economically morphed to fit the addressing.

3.6.  Decoupling location and identification

   Numerous sources have noted that an IPv4 address embodies both host
   attachment point information and identification information.  This
   overloading has caused numerous semantic collisions that have limited
   the flexibility of the Internet architecture.  Therefore, it is
   desired that a solution separate the host location information
   namespace from the identification namespace.




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   Caution must be taken here to clearly distinguish the decoupling of
   host location and identification information, and the decoupling of
   end-site addresses from globally routable prefixes; the latter has
   been proposed as one of the approaches to a scalable routing
   architecture.  Solutions to both problems, i.e. (1) the decoupling of
   host location and identification information and (2) a scalable
   global routing system (whose solution may, or may not, depend on the
   second decoupling) are required and it is required that their
   solutions are compatible with each other.

3.7.  First-class elements

   In the branch of computer science that is devoted to programming
   language design, there is an explicit notion of a "first-class
   element" in the design.  These are language elements that are fully
   integrated into the language, with clear, consistent, logical and
   natural semantics and obvious interactions with all of the other
   elements in the language [FirstClass].

   For our architectural purposes, it is strongly desired that the
   primary mechanisms in an architecture all be first-class elements.
   More specifically, if a tunneling mechanism is used to provide
   network layering, connectivity virtualization, or a connection-
   oriented mode, then it is strongly desired that the tunneling
   mechanism be a first-class element in the architecture.  This
   requires that the issues of path MTU, reachability, and recursion be
   addressed.

3.8.  Routing quality

   The routing subsystem is responsible for computing a path from any
   point on the Internet to any other point in the Internet.  The
   quality of the routes that are computed can be measured by a number
   of metrics, such as convergence, stability, and stretch.

      The stretch factor is the maximum ratio between the length of a
      route computed by the scheme and that of a shortest path
      connecting the same pair of nodes.  [JACM89]

   A solution is strongly desired to provide routing quality equivalent
   to what is available today or better.

3.9.  Routing security

   Currently, the routing subsystem is secured through a number of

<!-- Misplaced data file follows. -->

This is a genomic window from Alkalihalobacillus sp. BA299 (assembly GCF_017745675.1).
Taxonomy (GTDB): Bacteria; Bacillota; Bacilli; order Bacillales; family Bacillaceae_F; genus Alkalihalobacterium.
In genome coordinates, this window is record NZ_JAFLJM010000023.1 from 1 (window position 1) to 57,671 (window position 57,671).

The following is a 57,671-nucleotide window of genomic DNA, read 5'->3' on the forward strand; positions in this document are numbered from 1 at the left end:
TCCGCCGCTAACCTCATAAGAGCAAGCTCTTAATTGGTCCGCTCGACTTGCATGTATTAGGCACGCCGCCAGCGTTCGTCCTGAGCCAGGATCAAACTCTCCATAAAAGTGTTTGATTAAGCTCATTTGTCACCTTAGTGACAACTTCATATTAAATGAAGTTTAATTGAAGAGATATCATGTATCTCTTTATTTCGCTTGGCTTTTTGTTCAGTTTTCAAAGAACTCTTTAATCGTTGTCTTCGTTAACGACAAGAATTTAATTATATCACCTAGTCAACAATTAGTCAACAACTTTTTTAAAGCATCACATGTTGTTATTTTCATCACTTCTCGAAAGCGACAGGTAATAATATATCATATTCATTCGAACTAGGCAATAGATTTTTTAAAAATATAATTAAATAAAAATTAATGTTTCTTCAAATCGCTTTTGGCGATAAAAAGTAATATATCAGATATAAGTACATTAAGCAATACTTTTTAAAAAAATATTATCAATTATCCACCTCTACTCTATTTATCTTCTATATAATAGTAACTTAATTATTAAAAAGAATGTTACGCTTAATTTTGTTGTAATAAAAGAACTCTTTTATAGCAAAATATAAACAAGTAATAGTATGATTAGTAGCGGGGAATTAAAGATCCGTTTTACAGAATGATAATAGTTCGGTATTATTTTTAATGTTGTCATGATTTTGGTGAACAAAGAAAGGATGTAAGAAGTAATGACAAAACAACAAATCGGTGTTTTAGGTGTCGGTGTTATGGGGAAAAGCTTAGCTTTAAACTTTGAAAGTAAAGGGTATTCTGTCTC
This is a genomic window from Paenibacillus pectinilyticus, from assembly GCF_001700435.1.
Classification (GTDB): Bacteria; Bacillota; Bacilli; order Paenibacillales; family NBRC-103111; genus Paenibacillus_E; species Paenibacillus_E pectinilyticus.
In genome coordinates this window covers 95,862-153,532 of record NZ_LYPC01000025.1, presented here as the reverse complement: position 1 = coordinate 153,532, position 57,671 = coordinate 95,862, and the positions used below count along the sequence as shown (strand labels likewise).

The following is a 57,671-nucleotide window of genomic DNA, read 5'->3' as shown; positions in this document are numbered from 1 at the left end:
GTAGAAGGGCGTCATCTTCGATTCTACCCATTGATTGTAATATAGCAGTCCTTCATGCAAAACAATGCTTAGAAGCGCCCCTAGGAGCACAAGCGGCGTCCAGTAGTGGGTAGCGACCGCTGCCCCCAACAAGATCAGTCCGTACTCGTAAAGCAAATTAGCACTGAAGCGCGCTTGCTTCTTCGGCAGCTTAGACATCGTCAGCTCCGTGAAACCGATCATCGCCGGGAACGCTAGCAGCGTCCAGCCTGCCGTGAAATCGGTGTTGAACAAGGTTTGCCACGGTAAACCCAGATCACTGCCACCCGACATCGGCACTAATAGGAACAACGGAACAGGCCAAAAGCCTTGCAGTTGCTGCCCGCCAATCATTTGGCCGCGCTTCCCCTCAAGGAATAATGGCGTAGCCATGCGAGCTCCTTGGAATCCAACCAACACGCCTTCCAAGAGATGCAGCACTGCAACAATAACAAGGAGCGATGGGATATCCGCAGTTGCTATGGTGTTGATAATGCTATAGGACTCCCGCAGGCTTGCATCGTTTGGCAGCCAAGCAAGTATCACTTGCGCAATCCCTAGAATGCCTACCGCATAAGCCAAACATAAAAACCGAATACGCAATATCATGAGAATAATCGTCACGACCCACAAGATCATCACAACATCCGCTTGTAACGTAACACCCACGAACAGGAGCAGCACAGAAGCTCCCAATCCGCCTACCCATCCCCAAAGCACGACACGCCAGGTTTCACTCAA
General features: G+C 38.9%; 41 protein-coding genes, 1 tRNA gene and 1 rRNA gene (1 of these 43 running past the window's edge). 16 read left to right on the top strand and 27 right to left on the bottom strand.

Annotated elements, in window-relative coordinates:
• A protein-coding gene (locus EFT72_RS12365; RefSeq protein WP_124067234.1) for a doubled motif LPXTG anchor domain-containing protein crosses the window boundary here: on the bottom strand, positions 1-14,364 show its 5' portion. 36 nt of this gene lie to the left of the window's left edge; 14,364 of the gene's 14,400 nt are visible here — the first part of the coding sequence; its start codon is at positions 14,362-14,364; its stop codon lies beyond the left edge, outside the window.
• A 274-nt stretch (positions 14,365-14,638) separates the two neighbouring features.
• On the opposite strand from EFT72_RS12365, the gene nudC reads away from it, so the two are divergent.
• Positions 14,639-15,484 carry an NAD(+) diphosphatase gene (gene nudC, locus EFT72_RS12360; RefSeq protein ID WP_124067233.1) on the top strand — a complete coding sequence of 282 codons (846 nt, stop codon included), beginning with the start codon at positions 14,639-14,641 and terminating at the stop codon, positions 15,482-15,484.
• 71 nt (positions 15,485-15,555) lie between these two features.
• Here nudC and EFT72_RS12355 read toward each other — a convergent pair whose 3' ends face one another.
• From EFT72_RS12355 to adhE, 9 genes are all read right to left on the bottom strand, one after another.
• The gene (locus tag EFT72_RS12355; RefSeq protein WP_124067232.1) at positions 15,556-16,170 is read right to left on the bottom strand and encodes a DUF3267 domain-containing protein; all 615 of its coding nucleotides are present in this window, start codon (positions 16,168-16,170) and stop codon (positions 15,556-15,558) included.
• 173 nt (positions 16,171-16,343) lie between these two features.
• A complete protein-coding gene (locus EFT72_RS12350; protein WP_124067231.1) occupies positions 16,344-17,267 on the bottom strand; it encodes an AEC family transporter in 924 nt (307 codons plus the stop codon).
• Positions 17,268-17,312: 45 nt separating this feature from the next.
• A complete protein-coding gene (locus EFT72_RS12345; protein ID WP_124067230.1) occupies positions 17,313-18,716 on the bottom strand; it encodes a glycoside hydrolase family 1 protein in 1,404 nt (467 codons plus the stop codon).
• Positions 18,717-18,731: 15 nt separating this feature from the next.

protocol specific mechanisms of varying strength and applicability.
   Any new architecture is required to provide at least the same level
   of security as is deployed as of when the new architecture is



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   deployed.

3.10.  Deployability

   Since solutions that are not deployable are simply academic
   exercises, solutions are required to be deployable from a technical
   perspective.  Furthermore, given the extensive deployed base of
   today's Internet, a solution is required to be incrementally
   deployable.


4.  IANA Considerations

   This memo includes no requests to IANA.


5.  Security Considerations

   All solutions are required to provide security that is at least as
   strong as the existing Internet routing and addressing architecture.


6.  References

6.1.  Normative References

   [RFC1958]  Carpenter, B., "Architectural Principles of the Internet",
              RFC 1958, June 1996.

   [RFC2119]  Bradner, S., "Key words for use in RFCs to Indicate
              Requirement Levels", BCP 14, RFC 2119, March 1997.

   [RFC4192]  Baker, F., Lear, E., and R. Droms, "Procedures for
              Renumbering an IPv6 Network without a Flag Day", RFC 4192,
              September 2005.

6.2.  Informative References

   [BGPGrowth]
              Huston, G., "BGP Routing Table Analysis Reports",
              <http://bgp.potaroo.net/>.

   [FirstClass]
              "First-class object",
              <http://en.wikipedia.org/wiki/First-class_object>.

   [JACM89]   Peleg, D. and E. Upfal, "A trade-off between space and
              efficiency for routing tables", Journal of the ACM Volume



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              36, Issue 3, July 1989,
              <http://portal.acm.org/citation.cfm?id=65953>.


Author's Address

   Tony Li (editor)
   Cisco Systems, Inc.
   170 W. Tasman Dr.
   San Jose, CA  95134
   USA

   Phone: +1 408 853 9317
   Email: tli@cisco.com